WATERFORD TWP. (WWJ) – A home in Waterford Township has been condemned, after authorities found deplorable conditions inside.
Police say Oakland County Animal Control officials removed approximately 30 cats from a home on Airport Road Friday, some of which were deceased.
Waterford Police Chief Dan McCaw said police took the home’s resident, a 50-year-old woman, into custody and are seeking a warrant for her arrest on felony animal cruelty charges.
Officers say they initially responded to the home around 5:40 p.m. Tuesday, where a 59-year-old female from Taylor who told them she had come to the residence to purchase a Snow Leopard cat from the resident.
The woman told officers she had previously given the resident two of her own Snow Leopard cats to breed and could see them inside the home through the windows. She also told officers she had just spoken with the resident by phone, but could not get her to come to the door.
Police say they eventually made contact with the resident by phone, who initially stated she wasn’t home. When the resident finally came out to speak with police, they could smell a strong odor of cat urine coming from her clothing.
Officers attempted to enter the residence to check the welfare of the animals and any other people who may have been inside, but were forced to leave immediately after being overcome by the smell of feces.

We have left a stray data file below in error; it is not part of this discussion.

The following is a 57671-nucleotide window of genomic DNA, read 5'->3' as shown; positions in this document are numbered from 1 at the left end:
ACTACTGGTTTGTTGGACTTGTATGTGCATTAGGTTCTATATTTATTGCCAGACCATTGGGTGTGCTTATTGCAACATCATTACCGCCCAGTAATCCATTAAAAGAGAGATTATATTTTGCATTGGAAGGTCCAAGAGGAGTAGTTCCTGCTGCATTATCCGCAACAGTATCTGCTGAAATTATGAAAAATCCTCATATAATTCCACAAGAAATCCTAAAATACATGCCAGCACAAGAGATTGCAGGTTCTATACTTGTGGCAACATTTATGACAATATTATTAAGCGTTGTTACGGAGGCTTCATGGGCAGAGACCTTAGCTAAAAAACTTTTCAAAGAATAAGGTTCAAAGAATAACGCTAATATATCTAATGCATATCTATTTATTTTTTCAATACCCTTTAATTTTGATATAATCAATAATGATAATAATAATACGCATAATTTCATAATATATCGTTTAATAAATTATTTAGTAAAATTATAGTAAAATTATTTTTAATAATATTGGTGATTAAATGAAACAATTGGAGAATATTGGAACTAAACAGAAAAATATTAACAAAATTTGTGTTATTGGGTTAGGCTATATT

The Waterford Fire Department responded and entered the house wearing hazmat suits and breathing apparatus equipment. Township officials who entered the house observed the interior conditions to be deplorable and uninhabitable, with the entire bathtub filled with cat feces and cat feces ankle-deep throughout the residence.
Oakland County Animal Control Officers were also contacted and responded to rescue the approximately 30 cats located in the home, but were unable to remove them at that time.
The resident was removed from the home and the home was secured. Waterford Township Officials posted condemned signs on the residence on Wednesday.
The incident was turned over to Oakland County Animal Control for prosecution and remains under investigation.
McCaw said he wants to remind citizens that pets and animals are often unable to defend themselves against individuals who abuse them.
“It’s important for all of us to remember, when you see acts of animal cruelty or abuse, please contact your local police department and report it. Policing is a partnership and the Waterford Police Department will continue to work closely with citizens and Animal Control Officers to investigate and prosecute these crimes,” said McCaw.